"Long ago, someone told Harpo to shut up"—but why did he listen? In this exhaustive critical study, Koestenbaum (Humiliation) looks with a sharp eye at the silent Marx Brother from every angle in an attempt to figure out what Harpo meant to say, and why he wouldn't use his speaking voice to say it. What is the meaning of Harpo's "infantile incomprehensibility?" Is it a rebuke? ("...rebuking himself for failing to speak, rebuking others for speaking, and rebuking the social contract for ignoring his existence"); self-mutilation? ("Afraid that Chico will say ‘shut up' again, Harpo shushes himself (self-mutilation, as if with a razor) in advance…"); rage? ("Harpo's silence contains rage against self and against unresponsive others…") But Koestenbaum doesn't just offer a critique of Harpo's silence, he celebrates it: "Harpo is on top…alone with the totality he has worked to create with pointing and honking and whistling and duck-mouthing…the totality that makes him momentarily king." Through thirteen chapters—one for each of Harpo's films—including dozens of illustrative film stills, Koestenbaum provides an informed, original, and near-obsessive assessment of all things Harpo. And, just as with Harpo himself, while it isn't always clear what Koestenbaum is trying to say—his verbose play-by-play of the silent star is challenging, to say the least—it's always worth trying to figure out. 388 b&w photos. (Feb.)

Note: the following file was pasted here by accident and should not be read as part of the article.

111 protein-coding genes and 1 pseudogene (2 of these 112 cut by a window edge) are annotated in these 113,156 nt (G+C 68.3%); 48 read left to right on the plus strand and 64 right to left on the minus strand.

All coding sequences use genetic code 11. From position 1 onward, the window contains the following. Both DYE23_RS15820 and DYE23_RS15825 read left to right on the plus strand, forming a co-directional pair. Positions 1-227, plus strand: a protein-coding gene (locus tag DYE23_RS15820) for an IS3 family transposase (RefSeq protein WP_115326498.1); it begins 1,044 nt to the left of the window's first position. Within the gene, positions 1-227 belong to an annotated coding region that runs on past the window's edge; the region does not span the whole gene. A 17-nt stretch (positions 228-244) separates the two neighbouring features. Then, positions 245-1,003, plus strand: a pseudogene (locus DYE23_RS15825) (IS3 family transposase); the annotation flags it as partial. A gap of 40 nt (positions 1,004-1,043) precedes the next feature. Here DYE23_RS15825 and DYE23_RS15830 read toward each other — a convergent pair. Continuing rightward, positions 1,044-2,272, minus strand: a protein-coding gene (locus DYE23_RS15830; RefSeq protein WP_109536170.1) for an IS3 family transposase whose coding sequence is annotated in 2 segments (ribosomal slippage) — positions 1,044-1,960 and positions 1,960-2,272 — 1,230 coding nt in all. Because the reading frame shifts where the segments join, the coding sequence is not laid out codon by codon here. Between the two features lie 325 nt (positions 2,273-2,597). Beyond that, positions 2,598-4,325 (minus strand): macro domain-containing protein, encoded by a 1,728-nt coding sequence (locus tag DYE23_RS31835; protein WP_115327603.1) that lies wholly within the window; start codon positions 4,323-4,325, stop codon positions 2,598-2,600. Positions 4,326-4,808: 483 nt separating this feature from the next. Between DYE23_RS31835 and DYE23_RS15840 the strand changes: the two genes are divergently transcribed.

Reviewed on: 01/30/2012 Release date: 02/01/2012 Genre: Nonfiction
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